Progressive Resistance – Method of training where weight is increased as muscles gain strength and endurance, the backbone of all weight training.
Proteins – Proteins are the building blocks of muscle, enzymes, and sonic hor-mones. They are made up of amino acids and are essential for growth and repair in the body. A gram of protein contains four calories. Those from ani-mal sources contain the essential amino acids. Those from vegetable sources contain some but not all of the essential amino acids. Proteins are broken up by the body to produce amino acids.
Pump – The tight, blood-congested feeling in a muscle after it has been intensely trained. Muscle pump is caused by a rapid influx of blood into the muscles to remove fatigue toxins and replace supplies of fuel and oxygen. A good muscle pump indicates that you have optimally worked a muscle group.
Pumped – Slang meaning the muscles have been made large by increasing blood supply to them through exercise.
Quads – Abbreviation for quadriceps femoris muscles, muscles on top of legs, which consist of 4 parts (heads).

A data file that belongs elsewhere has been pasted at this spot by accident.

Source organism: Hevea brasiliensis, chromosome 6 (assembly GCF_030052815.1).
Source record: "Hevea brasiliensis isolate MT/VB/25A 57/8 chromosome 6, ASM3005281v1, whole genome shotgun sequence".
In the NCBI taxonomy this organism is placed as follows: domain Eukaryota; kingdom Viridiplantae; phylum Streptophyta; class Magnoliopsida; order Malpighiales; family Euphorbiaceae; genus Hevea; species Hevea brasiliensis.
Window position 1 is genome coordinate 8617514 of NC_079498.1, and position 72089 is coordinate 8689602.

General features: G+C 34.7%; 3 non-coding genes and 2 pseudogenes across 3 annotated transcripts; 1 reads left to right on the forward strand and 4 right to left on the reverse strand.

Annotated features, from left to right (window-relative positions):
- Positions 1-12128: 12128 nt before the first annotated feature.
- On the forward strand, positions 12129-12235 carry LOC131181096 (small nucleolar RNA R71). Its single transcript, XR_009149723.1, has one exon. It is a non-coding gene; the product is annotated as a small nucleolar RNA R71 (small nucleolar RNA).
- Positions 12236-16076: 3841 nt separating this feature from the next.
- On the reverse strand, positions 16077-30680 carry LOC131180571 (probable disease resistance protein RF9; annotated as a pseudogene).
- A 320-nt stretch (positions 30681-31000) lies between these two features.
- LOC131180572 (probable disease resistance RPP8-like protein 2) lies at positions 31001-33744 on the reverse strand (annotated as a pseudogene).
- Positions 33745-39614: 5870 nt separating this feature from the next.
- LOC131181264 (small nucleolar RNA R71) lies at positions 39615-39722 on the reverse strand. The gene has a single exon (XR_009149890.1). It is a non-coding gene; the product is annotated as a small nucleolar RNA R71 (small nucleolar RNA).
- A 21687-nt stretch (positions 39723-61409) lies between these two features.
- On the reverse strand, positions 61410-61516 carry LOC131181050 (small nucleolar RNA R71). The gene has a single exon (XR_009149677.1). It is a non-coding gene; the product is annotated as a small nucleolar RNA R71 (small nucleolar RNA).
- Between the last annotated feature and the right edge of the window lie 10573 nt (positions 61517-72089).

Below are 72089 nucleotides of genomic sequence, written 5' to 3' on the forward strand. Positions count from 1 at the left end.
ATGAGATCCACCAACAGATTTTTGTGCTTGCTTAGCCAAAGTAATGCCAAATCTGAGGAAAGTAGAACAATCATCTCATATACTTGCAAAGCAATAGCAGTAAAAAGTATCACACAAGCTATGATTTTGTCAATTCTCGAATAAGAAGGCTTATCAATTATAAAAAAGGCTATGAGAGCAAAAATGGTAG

Quality Training – Training just before bodybuilding competition where intervals between sets are drastically reduced to enhance muscle mass and density, and low-calorie diet is followed to reduce body fat.
Repetition (rep) – The number of times you lift and lower a weight in one set of an exercise. For example, if you lift and lower a weight 10 times before set-ting the weight down, you have completed 10 “reps” in one set.
Rep Out – Repeat the same exercise over and over until you are unable to do any more.
Reps – Abbreviation for REPETITIONS.
Resistance exercise – Working out with weights or using your body to resist some other force. This includes a wide spectrum of motion, from push-ups to dumbbell curls.